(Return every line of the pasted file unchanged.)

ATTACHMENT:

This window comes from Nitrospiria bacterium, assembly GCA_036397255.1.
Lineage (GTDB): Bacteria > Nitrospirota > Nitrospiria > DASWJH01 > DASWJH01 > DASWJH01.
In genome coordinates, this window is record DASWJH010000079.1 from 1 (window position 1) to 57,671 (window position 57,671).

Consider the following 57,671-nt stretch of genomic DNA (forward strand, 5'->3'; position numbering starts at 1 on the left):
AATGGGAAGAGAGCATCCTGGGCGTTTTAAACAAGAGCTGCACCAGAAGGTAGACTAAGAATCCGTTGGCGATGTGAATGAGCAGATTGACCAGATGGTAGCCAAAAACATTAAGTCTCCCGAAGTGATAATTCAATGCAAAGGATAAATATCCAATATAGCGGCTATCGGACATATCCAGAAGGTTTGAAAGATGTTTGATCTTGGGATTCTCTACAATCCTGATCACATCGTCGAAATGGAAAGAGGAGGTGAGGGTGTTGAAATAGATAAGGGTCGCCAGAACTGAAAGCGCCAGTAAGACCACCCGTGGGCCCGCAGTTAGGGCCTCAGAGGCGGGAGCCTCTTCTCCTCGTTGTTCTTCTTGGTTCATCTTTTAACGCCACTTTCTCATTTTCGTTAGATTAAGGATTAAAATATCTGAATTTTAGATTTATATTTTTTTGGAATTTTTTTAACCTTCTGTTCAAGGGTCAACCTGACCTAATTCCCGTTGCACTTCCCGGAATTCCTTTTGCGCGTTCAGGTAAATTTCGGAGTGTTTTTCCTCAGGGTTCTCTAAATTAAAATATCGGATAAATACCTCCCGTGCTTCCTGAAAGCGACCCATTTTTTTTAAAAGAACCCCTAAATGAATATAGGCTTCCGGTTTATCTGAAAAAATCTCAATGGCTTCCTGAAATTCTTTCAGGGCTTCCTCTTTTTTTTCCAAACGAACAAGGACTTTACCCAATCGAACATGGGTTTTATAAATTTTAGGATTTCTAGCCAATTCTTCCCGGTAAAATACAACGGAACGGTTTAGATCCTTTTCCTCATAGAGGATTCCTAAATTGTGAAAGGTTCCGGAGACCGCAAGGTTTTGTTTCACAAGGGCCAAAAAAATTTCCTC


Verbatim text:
This window comes from Nitrospiria bacterium, assembly GCA_036397255.1.
Lineage (GTDB): Bacteria > Nitrospirota > Nitrospiria > DASWJH01 > DASWJH01 > DASWJH01.
In genome coordinates, this window is record DASWJH010000079.1 from 1 (window position 1) to 57,671 (window position 57,671).

Consider the following 57,671-nt stretch of genomic DNA (forward strand, 5'->3'; position numbering starts at 1 on the left):
AATGGGAAGAGAGCATCCTGGGCGTTTTAAACAAGAGCTGCACCAGAAGGTAGACTAAGAATCCGTTGGCGATGTGAATGAGCAGATTGACCAGATGGTAGCCAAAAACATTAAGTCTCCCGAAGTGATAATTCAATGCAAAGGATAAATATCCAATATAGCGGCTATCGGACATATCCAGAAGGTTTGAAAGATGTTTGATCTTGGGATTCTCTACAATCCTGATCACATCGTCGAAATGGAAAGAGGAGGTGAGGGTGTTGAAATAGATAAGGGTCGCCAGAACTGAAAGCGCCAGTAAGACCACCCGTGGGCCCGCAGTTAGGGCCTCAGAGGCGGGAGCCTCTTCTCCTCGTTGTTCTTCTTGGTTCATCTTTTAACGCCACTTTCTCATTTTCGTTAGATTAAGGATTAAAATATCTGAATTTTAGATTTATATTTTTTTGGAATTTTTTTAACCTTCTGTTCAAGGGTCAACCTGACCTAATTCCCGTTGCACTTCCCGGAATTCCTTTTGCGCGTTCAGGTAAATTTCGGAGTGTTTTTCCTCAGGGTTCTCTAAATTAAAATATCGGATAAATACCTCCCGTGCTTCCTGAAAGCGACCCATTTTTTTTAAAAGAACCCCTAAATGAATATAGGCTTCCGGTTTATCTGAAAAAATCTCAATGGCTTCCTGAAATTCTTTCAGGGCTTCCTCTTTTTTTTCCAAACGAACAAGGACTTTACCCAATCGAACATGGGTTTTATAAATTTTAGGATTTCTAGCCAATTCTTCCCGGTAAAATACAACGGAACGGTTTAGATCCTTTTCCTCATAGAGGATTCCTAAATTGTGAAAGGTTCCGGAGACCGCAAGGTTTTGTTTCACAAGGGCCAAAAAAATTTCCTC